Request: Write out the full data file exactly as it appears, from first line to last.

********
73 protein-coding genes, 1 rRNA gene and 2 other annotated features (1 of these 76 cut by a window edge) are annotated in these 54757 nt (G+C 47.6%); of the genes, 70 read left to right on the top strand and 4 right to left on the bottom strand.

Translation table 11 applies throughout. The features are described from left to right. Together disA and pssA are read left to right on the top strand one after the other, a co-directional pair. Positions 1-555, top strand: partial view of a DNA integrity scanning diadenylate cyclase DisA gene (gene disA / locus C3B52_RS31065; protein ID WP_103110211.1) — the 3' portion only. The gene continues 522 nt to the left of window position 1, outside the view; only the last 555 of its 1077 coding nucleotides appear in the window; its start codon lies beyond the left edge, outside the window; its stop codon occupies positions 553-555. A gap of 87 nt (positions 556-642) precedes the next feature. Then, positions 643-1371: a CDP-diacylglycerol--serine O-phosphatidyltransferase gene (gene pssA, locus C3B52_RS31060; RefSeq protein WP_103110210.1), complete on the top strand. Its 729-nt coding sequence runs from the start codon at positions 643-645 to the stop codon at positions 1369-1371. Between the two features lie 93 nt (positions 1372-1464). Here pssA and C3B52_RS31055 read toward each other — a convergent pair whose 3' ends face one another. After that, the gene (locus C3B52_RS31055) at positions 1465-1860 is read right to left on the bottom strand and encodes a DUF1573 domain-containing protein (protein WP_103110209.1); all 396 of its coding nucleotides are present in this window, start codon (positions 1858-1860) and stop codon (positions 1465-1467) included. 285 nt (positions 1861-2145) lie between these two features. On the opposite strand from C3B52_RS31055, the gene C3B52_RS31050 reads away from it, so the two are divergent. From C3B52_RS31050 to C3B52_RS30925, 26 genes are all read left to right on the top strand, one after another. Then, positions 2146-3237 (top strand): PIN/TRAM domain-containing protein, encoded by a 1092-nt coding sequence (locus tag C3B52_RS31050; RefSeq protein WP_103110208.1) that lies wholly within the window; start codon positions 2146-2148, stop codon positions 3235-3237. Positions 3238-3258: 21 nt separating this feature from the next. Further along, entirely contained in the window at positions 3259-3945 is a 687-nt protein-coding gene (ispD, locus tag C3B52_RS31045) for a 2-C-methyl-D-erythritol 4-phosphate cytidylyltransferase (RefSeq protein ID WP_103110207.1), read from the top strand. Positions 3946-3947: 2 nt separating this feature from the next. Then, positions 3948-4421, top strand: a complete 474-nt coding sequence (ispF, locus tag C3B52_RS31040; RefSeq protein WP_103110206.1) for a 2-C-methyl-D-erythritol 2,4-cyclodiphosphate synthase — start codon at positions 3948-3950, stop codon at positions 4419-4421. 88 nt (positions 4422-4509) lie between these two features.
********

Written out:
73 protein-coding genes, 1 rRNA gene and 2 other annotated features (1 of these 76 cut by a window edge) are annotated in these 54757 nt (G+C 47.6%); of the genes, 70 read left to right on the top strand and 4 right to left on the bottom strand.

Translation table 11 applies throughout. The features are described from left to right. Together disA and pssA are read left to right on the top strand one after the other, a co-directional pair. Positions 1-555, top strand: partial view of a DNA integrity scanning diadenylate cyclase DisA gene (gene disA / locus C3B52_RS31065; protein ID WP_103110211.1) — the 3' portion only. The gene continues 522 nt to the left of window position 1, outside the view; only the last 555 of its 1077 coding nucleotides appear in the window; its start codon lies beyond the left edge, outside the window; its stop codon occupies positions 553-555. A gap of 87 nt (positions 556-642) precedes the next feature. Then, positions 643-1371: a CDP-diacylglycerol--serine O-phosphatidyltransferase gene (gene pssA, locus C3B52_RS31060; RefSeq protein WP_103110210.1), complete on the top strand. Its 729-nt coding sequence runs from the start codon at positions 643-645 to the stop codon at positions 1369-1371. Between the two features lie 93 nt (positions 1372-1464). Here pssA and C3B52_RS31055 read toward each other — a convergent pair whose 3' ends face one another. After that, the gene (locus C3B52_RS31055) at positions 1465-1860 is read right to left on the bottom strand and encodes a DUF1573 domain-containing protein (protein WP_103110209.1); all 396 of its coding nucleotides are present in this window, start codon (positions 1858-1860) and stop codon (positions 1465-1467) included. 285 nt (positions 1861-2145) lie between these two features. On the opposite strand from C3B52_RS31055, the gene C3B52_RS31050 reads away from it, so the two are divergent. From C3B52_RS31050 to C3B52_RS30925, 26 genes are all read left to right on the top strand, one after another. Then, positions 2146-3237 (top strand): PIN/TRAM domain-containing protein, encoded by a 1092-nt coding sequence (locus tag C3B52_RS31050; RefSeq protein WP_103110208.1) that lies wholly within the window; start codon positions 2146-2148, stop codon positions 3235-3237. Positions 3238-3258: 21 nt separating this feature from the next. Further along, entirely contained in the window at positions 3259-3945 is a 687-nt protein-coding gene (ispD, locus tag C3B52_RS31045) for a 2-C-methyl-D-erythritol 4-phosphate cytidylyltransferase (RefSeq protein ID WP_103110207.1), read from the top strand. Positions 3946-3947: 2 nt separating this feature from the next. Then, positions 3948-4421, top strand: a complete 474-nt coding sequence (ispF, locus tag C3B52_RS31040; RefSeq protein WP_103110206.1) for a 2-C-methyl-D-erythritol 2,4-cyclodiphosphate synthase — start codon at positions 3948-3950, stop codon at positions 4419-4421. 88 nt (positions 4422-4509) lie between these two features.